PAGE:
So let’s conduct an exercise.
I’m a merchant in San Diego. I have no experience with radio before but would like to advertise there.
So I go to Google Audio Ads.
My target is both Men and Women 25-54, and I’d like to limit my spend to stations which have at least 50% of their audience within that demo (even though Google tried to trick me into defaulting that limit to a mere 5%). [Click to view larger]
There are only five measly stations which qualify according to these parameters (and broadcast “primarily” in English). And that’s based on Arbitron data from 2006 (yes, 2006)!
What are these stations? One AC, three Rock, and one Country. Beyond that, who knows?
So with a modest budget of $500 per week, the estimated CPM is $2.25 for impressions in my target demographic. That’s for 126 ad plays on five stations. [Click to view larger]
Experts tell me that actually selling this time the old fashioned way could net stations three times this amount.
Further, compare that CPM to those of Yahoo, MySpace, MSN, and ESPN online – all of which are higher – some much higher – than the cost for your audience’s ears in your own local community.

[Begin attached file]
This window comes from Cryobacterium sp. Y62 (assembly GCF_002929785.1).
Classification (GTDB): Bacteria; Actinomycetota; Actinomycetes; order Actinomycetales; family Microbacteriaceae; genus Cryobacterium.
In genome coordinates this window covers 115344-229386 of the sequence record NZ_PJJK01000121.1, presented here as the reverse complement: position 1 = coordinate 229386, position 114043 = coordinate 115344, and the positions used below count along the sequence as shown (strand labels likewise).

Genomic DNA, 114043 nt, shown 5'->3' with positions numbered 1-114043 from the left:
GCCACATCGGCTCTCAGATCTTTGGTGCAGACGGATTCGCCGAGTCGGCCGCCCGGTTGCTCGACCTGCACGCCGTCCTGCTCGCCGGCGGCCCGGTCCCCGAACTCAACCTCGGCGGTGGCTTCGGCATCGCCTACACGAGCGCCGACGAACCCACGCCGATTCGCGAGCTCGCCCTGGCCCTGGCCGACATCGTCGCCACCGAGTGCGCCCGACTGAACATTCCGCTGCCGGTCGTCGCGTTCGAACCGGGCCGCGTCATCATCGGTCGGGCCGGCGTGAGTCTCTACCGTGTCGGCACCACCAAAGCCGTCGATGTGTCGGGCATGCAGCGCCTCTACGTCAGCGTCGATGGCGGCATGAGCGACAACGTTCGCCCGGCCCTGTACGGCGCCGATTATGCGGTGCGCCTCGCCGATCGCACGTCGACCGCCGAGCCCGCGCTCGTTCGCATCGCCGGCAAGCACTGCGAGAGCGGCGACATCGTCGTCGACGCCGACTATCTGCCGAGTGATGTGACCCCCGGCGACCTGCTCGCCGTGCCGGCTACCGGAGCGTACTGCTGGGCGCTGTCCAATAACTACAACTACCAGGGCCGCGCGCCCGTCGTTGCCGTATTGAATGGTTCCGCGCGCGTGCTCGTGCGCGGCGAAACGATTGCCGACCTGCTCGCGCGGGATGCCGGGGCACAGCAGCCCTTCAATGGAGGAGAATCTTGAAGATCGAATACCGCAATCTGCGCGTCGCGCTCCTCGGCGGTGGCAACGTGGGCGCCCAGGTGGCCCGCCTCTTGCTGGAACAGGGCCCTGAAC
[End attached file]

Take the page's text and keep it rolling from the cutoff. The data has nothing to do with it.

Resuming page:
Is this the new face of radio?
Undifferentiated and anonymous brands commoditizing airtime in bundles cheap enough to be affordable and small enough to be ineffective?
I’m not in the business of radio sales, but I’d sure like somebody to explain to me why this is a good, healthy, effective, and value-reinforcing path for the radio industry, it’s listeners, and its clients.
Aren’t the expensive online brands expensive because of the value of those brands? When we make our stations anonymous widgets – even in our home markets – don’t we undercut the very basis of value creation and resign ourselves to a future as the media industry’s dollar store?
From Mediapost: “Ninety-five percent of Web display ads, [one analyst notes], are sub-prime with costs-per-thousand under $2.”
Does this mean we’re doing well?